I will give the loco an extended run on the rollers and see what happens now. I'll try it with the coal load out and at the lowest practical volume setting. If it persists I will try a full factory reset and see if that clears the problem. Remember, another Bachmann K-27 was converted in an identical manner, apart from the Sierra steam sound version installed on the same card type.

The other thing that has me scratching my head is that it does not give the automatic double whistle toot going forward, single when stopped and three when reversing. The lighting works as it should going forward and reverse. Also the "grade cossing" whistle effect, activated by an rc switch only gives a single toot when pressed. The bell, also activated by an RC switch rings the times sequence as it should. The other Bachmann K-27 (and Accucraft) and Climax Sierra equipped all work perfectly. So I think a factory reset is in order anyway in case the unit is scrambled in any way, either by faulty programming or conflicting setups. I hope I do not have a failing sound card.
 

Greg Elmassian

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Just to avoid misunderstanding, you are running a single 8 ohm speaker from the Sierra (I think you ordered 2 speakers total for a total of 2 locos)...

So, there is resistance and impedance. They both use ohms as a unit but they are measured differently. You cannot measure impedance with your equipment, it is basically resistance at a specified frequency, and the 8 ohm impedance is a nominal value over a specified frequency range. 8 ohm speakers will typically measure under 8, often around 6.... 4 ohm speakers 2.5 to 3.... again TYPICALLY...

I have never had a mislabelled Visaton (not Vistaton) speaker, and I have ordered at least 40 of them personally.

The Sierras are somewhat programmable, but some features seem to be tied to software versions too, I am not a sierra expert, but I do know one.

Greg
 

maxi-model

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Just to avoid misunderstanding, you are running a single 8 ohm speaker from the Sierra (I think you ordered 2 speakers total for a total of 2 locos)...

So, there is resistance and impedance. They both use ohms as a unit but they are measured differently. You cannot measure impedance with your equipment, it is basically resistance at a specified frequency, and the 8 ohm impedance is a nominal value over a specified frequency range. 8 ohm speakers will typically measure under 8, often around 6.... 4 ohm speakers 2.5 to 3.... again TYPICALLY...

I have never had a mislabelled Visaton (not Vistaton) speaker, and I have ordered at least 40 of them personally.

The Sierras are somewhat programmable, but some features seem to be tied to software versions too, I am not a sierra expert, but I do know one.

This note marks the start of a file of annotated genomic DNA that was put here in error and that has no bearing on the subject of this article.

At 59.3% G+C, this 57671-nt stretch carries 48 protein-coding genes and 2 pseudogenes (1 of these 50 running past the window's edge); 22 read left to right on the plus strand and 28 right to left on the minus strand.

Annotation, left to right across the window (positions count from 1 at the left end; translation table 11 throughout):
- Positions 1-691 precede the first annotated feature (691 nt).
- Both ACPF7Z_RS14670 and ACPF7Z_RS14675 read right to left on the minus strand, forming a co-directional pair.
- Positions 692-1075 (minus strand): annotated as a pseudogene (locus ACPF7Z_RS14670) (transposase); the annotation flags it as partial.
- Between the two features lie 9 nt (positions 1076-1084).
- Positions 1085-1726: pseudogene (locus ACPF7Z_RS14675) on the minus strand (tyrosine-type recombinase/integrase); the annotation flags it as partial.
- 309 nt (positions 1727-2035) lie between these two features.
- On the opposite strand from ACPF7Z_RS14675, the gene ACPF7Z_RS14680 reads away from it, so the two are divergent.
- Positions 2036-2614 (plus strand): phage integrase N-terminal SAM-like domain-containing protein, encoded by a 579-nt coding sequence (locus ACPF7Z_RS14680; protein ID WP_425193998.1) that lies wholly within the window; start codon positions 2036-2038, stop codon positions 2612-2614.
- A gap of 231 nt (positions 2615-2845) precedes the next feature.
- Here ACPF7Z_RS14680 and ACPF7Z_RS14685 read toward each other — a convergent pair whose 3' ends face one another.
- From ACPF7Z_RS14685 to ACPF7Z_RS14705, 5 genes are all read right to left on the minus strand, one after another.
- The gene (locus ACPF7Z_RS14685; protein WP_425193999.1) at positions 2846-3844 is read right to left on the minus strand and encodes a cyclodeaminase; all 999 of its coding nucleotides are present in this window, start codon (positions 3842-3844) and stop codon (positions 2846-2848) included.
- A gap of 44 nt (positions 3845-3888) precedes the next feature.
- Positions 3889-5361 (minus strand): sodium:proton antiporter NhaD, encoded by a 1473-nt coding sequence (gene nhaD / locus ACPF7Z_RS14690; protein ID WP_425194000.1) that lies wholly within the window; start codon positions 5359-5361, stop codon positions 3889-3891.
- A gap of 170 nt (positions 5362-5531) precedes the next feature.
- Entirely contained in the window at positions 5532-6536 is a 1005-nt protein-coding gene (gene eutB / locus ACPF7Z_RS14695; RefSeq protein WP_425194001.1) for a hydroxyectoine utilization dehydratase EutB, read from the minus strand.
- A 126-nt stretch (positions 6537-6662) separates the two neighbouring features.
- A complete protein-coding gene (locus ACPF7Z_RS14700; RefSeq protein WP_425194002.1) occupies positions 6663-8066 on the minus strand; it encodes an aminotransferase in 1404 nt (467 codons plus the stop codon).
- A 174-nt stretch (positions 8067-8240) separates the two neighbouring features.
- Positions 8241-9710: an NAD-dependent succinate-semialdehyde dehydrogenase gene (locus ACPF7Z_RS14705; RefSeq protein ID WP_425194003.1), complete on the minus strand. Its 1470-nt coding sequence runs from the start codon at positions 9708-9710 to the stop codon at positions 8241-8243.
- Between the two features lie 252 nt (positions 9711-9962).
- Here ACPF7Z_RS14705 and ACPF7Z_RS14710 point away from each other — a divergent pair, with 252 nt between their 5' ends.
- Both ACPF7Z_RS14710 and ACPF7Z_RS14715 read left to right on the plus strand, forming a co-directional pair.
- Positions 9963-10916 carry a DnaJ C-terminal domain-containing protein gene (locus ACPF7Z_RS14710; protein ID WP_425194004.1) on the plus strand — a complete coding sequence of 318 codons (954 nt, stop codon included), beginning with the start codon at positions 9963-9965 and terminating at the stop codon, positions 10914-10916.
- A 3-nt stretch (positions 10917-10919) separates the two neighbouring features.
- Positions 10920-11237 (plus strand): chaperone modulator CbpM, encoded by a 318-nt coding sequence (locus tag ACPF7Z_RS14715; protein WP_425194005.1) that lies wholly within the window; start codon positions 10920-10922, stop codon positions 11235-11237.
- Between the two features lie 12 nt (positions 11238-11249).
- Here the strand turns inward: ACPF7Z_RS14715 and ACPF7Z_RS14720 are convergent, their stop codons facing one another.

Greg

Thanks for the information. Yes, it's 1 x Visaton 8 ohm speaker per loco. I can get the supplier to check it if all else fails. I'll progress and test as stated and see what happens. Not at the top of my list of things to do, as I have 2 other fully functioning K-27's (lucky me) and a loco on the bench screaming to be built (even luckier me). A case of methodically working through it all. I am looking at ESU units for 6 other conversions, not cheap but sound good and with the right sound library available. If I cannot resolve the issue I might switch to one of those.The MLS Premium I have used so far on further conversions is proving a little disappointing to my ears (I just can't get it to sound right whatever I do) Perhaps I am expecting too much. But then you only get what you pay for.

I'm wondering if the RCS SSI-9 fitted might have an issue somewhere perhaps that might be contributing to this issue. I'll check what voltages it is outputting for the "stay alive" functions from the 16.8 v battery pack. I assume the PWM to linear current converter is doing its job. I have some DC- DC adjustable voltage regulators (please do not take me to task on the terminology and the odd proofing errors please) that I can place inline if the SSI-9 is over delivering (now I am way above my pay grade here) Max.
 

Greg Elmassian

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There could be a lot of issues, like I said I'm not a Sierra expert, but I just got off the phone with one.

There is a thermal overload shutdown circuit in the audio amp... and the manual specifically lists that as one symptom of sound cutting out.

The SSI-9 should be putting out under 9 volts.

Your Sierra was designed to work at 12 volts, so your 16.8 volt battery may be too hot, see the manual about this, they recommend dropping resistors, there is a table of values.

Also when you program a Sierra to handle a "trigger input" (and not going over 5 volts by the way on the input), some of the automated sounds go away.

It's very easy to linger on the volume up/down switch and mistakenly enter programming mode, a very common mistake.

Here's some more information, mostly gleaned from one the the experts:

Greg
 

maxi-model